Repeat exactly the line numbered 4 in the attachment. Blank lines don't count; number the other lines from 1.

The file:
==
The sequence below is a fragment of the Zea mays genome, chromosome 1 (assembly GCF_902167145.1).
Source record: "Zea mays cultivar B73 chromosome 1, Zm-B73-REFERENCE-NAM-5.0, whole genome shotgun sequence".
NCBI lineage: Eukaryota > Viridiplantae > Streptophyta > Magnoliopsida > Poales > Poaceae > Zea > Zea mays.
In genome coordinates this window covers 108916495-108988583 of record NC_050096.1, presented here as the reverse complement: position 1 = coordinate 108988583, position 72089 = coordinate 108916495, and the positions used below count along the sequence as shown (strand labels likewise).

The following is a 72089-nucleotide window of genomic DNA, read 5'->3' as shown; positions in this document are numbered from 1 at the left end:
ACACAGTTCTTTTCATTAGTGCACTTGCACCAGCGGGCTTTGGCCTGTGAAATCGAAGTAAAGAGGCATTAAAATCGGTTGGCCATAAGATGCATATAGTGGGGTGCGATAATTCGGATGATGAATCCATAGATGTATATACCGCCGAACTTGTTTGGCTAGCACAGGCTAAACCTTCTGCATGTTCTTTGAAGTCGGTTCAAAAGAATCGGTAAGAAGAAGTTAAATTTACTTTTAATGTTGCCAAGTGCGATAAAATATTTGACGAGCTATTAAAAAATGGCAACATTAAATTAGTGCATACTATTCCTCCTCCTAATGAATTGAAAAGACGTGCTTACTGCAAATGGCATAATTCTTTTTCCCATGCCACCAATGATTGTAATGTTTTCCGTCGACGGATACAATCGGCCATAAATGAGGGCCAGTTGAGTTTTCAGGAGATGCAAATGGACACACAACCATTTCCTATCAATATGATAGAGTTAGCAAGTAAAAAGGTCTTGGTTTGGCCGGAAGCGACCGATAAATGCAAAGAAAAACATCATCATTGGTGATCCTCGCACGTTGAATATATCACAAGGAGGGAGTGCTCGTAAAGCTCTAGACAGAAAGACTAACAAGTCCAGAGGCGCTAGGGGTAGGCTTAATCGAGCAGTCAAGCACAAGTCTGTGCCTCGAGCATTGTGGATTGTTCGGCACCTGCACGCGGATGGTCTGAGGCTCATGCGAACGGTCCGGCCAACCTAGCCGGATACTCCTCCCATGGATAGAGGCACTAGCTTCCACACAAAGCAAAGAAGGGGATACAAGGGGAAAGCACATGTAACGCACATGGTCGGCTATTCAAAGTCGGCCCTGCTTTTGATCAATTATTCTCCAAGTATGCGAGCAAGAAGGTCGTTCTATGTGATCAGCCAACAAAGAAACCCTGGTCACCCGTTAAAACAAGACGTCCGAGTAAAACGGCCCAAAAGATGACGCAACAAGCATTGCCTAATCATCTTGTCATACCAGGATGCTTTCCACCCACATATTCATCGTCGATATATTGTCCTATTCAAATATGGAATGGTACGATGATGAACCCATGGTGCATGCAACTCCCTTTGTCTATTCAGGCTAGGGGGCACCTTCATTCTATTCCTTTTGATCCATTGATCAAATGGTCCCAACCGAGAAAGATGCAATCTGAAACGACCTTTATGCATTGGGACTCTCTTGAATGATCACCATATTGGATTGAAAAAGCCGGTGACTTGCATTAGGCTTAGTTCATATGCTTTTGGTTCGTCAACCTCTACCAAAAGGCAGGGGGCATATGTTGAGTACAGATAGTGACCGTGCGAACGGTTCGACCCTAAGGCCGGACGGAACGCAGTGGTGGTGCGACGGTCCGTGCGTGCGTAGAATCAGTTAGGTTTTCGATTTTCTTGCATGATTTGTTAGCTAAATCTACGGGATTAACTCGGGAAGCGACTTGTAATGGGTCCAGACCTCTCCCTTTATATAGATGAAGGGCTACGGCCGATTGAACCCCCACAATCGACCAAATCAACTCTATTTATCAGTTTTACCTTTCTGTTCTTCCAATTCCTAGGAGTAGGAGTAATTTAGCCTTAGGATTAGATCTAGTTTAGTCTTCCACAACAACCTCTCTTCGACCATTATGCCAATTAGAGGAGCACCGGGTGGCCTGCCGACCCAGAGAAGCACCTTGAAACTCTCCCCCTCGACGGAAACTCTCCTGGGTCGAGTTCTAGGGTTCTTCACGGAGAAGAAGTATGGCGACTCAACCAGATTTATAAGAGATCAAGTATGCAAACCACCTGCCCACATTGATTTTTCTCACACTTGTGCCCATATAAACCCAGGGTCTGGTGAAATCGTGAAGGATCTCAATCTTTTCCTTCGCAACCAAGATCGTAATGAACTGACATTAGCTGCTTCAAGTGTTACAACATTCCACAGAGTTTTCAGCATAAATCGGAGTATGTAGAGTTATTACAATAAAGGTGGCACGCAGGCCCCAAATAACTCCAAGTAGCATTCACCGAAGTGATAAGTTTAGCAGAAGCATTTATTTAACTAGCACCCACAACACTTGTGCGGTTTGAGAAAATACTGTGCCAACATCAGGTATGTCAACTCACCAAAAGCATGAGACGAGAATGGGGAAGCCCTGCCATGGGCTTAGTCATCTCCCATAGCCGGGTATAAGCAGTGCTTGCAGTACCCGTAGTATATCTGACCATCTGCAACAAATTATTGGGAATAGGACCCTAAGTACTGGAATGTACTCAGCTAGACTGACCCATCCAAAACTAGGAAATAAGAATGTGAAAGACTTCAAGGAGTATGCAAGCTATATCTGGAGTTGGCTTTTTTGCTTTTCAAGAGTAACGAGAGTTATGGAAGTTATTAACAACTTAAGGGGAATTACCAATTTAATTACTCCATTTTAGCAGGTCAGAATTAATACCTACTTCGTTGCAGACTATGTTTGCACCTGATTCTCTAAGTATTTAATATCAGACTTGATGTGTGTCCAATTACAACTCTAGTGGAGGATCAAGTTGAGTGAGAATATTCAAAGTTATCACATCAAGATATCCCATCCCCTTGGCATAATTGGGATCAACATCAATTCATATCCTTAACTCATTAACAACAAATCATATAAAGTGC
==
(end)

In genome coordinates this window covers 108916495-108988583 of record NC_050096.1, presented here as the reverse complement: position 1 = coordinate 108988583, position 72089 = coordinate 108916495, and the positions used below count along the sequence as shown (strand labels likewise).